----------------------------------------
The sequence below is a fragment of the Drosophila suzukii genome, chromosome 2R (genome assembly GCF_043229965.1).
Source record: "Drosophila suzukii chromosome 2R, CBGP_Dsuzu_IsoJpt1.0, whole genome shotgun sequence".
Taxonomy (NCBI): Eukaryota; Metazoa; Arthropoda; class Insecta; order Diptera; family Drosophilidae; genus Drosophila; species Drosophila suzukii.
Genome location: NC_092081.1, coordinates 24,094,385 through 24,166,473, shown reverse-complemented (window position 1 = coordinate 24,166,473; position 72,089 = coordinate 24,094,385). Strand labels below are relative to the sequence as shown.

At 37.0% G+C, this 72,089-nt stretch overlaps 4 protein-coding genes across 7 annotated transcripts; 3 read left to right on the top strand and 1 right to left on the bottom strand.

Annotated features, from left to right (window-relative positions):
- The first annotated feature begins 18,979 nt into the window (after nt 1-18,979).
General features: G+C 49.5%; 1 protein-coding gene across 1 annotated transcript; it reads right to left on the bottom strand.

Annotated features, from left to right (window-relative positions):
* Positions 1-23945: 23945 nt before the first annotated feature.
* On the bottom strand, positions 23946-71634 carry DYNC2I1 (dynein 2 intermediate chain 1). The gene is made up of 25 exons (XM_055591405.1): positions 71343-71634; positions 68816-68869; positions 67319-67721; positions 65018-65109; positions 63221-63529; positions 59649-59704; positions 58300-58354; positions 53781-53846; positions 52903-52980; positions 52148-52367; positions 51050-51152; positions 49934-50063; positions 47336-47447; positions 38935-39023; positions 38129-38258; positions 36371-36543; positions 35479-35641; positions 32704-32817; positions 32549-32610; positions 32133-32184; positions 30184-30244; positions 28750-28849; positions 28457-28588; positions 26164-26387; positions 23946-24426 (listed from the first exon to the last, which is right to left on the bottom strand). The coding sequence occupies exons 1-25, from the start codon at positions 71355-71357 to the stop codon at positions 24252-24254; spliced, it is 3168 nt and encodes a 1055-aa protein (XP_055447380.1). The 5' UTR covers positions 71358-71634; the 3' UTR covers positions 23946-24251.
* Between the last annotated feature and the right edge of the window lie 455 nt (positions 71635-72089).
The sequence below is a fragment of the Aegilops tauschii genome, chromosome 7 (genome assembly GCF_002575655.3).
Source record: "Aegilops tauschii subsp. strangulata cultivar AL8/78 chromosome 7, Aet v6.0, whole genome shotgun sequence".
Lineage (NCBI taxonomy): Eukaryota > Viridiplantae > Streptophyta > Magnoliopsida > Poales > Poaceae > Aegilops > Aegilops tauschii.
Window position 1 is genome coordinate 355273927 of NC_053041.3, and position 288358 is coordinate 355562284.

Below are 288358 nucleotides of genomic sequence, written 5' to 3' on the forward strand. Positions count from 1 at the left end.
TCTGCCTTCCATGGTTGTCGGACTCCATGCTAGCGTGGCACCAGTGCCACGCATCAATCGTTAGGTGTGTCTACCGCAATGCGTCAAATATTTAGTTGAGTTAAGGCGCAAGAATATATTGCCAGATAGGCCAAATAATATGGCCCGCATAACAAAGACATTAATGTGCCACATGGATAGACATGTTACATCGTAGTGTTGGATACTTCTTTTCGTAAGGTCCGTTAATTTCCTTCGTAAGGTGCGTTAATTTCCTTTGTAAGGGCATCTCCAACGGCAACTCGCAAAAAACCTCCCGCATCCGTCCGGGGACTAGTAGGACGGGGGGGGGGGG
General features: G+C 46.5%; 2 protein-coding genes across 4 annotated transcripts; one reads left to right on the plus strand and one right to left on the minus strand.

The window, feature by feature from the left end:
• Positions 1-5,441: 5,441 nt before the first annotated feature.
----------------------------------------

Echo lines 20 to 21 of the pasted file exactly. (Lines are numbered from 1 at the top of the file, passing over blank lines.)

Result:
The window, feature by feature from the left end:
• Positions 1-5,441: 5,441 nt before the first annotated feature.